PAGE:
Friday, September 19, 2014

Augmented Reality

So I've always felt like I live in a bit of augmented reality, but I should be clear that today's blog post is actually about the technology kind.....

At tech training this summer, I went to a session covering augmented reality or AR as it is sometimes known. All I can say is WOW. This stuff blew my mind. There are several AR apps to choose from - some free, some not. There are some kits to buy as well, such as Osmo....I like that one a lot! It is so much fun! As great as they are for the general classroom, they aren't quite as applicable in the music room. (Unless you have tons of free time to really, really use some creative license in your curriculum...I don't have that much wiggle room in the schedule!)

This week, I found a pretty good use for one called ColAR Mix. I had to miss a day this week and needed a fail-proof sub plan for a non-musical sub. I thought a musical story book and a quick AR coloring sheet to go along with the book would be perfect. I don't normally do this kind of lesson, but I thought it would be a perfect way to introduce the kids (and parents) to some new technology! ColAR Mix's website provides a handful of free worksheets to go along with basic app and provides the directions already at the bottom of the worksheet. So when the kids took their worksheet home at the end of the day, the parents could follow the directions to get the app themselves. (I told them if they don't have a device at home, they can bring it back and I'll show them what it does.)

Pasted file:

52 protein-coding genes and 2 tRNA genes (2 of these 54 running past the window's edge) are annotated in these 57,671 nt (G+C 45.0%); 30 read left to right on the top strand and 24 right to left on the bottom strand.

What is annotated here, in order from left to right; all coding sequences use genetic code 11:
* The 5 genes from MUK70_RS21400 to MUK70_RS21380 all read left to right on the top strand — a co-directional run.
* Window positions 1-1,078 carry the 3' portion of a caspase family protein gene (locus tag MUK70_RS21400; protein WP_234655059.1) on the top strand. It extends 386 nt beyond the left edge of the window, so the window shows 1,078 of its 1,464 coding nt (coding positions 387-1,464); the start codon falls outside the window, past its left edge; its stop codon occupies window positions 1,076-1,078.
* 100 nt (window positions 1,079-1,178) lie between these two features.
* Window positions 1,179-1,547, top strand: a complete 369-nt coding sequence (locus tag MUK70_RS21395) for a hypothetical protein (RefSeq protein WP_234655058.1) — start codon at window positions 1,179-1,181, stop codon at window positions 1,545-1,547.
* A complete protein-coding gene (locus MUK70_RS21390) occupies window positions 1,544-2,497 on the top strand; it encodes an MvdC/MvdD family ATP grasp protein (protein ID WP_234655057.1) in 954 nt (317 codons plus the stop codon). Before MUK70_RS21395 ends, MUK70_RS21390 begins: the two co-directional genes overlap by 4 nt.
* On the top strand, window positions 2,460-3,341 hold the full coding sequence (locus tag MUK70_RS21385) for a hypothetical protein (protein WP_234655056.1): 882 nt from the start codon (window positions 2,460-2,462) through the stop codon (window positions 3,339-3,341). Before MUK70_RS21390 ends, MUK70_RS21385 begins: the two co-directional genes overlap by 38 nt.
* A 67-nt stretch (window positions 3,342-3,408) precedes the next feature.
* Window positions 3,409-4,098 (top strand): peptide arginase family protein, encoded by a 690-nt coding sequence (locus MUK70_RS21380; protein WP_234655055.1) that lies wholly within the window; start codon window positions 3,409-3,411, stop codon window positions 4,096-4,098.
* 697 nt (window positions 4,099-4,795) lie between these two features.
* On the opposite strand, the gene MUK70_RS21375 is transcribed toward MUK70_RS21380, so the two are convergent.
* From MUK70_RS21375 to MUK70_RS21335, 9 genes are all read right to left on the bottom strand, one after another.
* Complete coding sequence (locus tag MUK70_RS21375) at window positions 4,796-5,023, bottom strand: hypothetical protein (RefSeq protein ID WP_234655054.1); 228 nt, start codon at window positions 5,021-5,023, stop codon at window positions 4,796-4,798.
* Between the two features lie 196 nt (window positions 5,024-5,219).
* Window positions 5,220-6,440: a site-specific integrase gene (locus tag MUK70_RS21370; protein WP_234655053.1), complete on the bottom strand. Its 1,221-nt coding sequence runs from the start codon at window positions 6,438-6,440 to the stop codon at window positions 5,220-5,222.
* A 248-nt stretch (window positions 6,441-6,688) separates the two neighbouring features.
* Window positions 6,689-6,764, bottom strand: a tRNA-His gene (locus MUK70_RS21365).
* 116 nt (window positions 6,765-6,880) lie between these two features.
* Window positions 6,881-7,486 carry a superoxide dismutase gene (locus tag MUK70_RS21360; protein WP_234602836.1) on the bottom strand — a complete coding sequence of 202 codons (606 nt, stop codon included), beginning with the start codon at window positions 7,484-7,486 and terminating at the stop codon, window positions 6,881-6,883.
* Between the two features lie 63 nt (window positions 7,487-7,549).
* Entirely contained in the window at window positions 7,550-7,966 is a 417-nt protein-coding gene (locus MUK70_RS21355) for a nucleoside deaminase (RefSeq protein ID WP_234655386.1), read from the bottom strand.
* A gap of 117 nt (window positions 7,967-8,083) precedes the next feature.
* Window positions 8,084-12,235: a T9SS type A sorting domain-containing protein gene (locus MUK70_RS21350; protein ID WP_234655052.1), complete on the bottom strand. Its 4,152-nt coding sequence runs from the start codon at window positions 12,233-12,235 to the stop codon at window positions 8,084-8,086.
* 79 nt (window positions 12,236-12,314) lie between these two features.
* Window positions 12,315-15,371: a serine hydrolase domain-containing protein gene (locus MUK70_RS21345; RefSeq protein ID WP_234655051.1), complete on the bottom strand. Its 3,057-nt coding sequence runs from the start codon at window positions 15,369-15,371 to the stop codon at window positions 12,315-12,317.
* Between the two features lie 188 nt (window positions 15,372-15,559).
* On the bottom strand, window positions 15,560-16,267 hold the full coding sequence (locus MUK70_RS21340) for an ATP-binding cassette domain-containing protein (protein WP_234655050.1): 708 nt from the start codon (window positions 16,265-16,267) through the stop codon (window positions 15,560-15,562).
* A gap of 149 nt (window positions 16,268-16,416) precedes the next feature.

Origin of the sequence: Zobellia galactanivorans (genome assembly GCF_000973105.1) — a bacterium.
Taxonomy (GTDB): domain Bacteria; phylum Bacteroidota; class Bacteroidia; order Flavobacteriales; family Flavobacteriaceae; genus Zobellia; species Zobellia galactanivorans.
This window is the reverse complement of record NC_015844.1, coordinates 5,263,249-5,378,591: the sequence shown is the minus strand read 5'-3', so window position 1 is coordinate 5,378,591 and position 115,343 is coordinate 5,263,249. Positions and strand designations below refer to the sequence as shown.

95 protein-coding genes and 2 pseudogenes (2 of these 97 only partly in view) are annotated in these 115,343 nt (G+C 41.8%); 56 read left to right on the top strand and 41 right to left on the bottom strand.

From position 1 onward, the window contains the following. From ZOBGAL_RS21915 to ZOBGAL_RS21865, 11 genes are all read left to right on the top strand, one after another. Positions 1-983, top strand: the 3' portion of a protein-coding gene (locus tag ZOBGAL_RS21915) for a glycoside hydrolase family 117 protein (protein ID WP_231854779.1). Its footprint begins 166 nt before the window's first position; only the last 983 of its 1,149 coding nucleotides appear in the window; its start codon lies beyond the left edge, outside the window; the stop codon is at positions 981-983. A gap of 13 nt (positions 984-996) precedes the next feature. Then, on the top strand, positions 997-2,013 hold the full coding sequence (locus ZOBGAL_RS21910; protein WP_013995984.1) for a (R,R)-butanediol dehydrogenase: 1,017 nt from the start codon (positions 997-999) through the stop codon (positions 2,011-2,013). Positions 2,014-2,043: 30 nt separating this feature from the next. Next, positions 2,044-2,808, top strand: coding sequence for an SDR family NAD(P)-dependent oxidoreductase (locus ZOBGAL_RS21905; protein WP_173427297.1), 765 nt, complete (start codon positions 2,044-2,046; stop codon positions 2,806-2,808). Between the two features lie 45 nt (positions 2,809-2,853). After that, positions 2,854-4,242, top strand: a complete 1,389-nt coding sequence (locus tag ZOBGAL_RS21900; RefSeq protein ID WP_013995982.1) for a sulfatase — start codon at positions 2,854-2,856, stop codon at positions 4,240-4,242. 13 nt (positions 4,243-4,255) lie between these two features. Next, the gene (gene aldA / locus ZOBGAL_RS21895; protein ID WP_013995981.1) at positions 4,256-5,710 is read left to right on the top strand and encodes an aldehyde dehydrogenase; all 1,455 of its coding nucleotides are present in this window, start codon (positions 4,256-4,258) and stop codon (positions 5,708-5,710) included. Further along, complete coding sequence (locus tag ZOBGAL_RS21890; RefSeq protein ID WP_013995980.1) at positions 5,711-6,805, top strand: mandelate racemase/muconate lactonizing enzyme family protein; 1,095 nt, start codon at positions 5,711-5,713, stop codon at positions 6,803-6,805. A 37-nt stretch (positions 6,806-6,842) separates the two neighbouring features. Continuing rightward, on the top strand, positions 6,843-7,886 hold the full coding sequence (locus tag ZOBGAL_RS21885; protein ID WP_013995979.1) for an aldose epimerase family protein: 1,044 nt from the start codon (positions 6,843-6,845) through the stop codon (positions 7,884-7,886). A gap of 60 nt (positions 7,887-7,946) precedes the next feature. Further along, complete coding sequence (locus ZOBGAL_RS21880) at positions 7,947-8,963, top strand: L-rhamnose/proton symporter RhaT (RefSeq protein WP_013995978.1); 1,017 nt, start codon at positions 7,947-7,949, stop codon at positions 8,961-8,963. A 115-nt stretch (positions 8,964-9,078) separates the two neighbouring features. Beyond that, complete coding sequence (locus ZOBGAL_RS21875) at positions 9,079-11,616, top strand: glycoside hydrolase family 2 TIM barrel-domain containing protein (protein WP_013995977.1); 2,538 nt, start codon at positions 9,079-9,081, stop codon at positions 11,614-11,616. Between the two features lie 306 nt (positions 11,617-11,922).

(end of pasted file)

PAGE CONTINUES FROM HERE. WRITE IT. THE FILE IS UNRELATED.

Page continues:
So I chose the book "De Paseo por la Selva" with CD included so the sub didn't have to sing it. It is full of great animal sounds, which is wonderful for vocal explorations. Not to mention it has a woman's solo voice, a man's solo voice and then a chorus of voices. This is perfect for differentiating between various voices and timbres. Cross-curriculur-wise (is that a word?!), the main character travels to the jungle, the desert, the mountain, the ocean, the river, and more. All of this is in Spanish, but even my non-Spanish speakers could figure out the basics of the story by following the pictures and animal sounds. The song is very catchy as well!

I then paired it with the tropical bird coloring sheet from ColAR. I left directions for the sub to ask them to imagine that the main character had met this bird on her travels. What color is it? What sound would it make? Does it have a song that it sings? Once it was colored, they could take it home, follow the directions at the bottom, and bring it to life.

When I returned to school, I felt a bit bad that some kids got to do this cool lesson and the others didn' I continued it today! I'm so glad I did too because they really had a great time. And it was so fun to hear them give voices to their birds. I also got to see their reactions to the AR in person. I was able to activate their birds in class rather than just sending the coloring sheets home. Take a look:

This is not the greatest video; I had my iPad in one hand, and getting this video on my iPhone with the other hand. Multitasking at its best. Sort of. :) If you're careful, you can even put your hand in front of the camera and make it look like the bird is sitting on your finger. The kids just went crazy for that!

So give some AR a try if you have a chance! Even if you're just exploring it for yourself or your children at home for fun, these apps are unbelievable


  1. What a great way to make an idea come alive!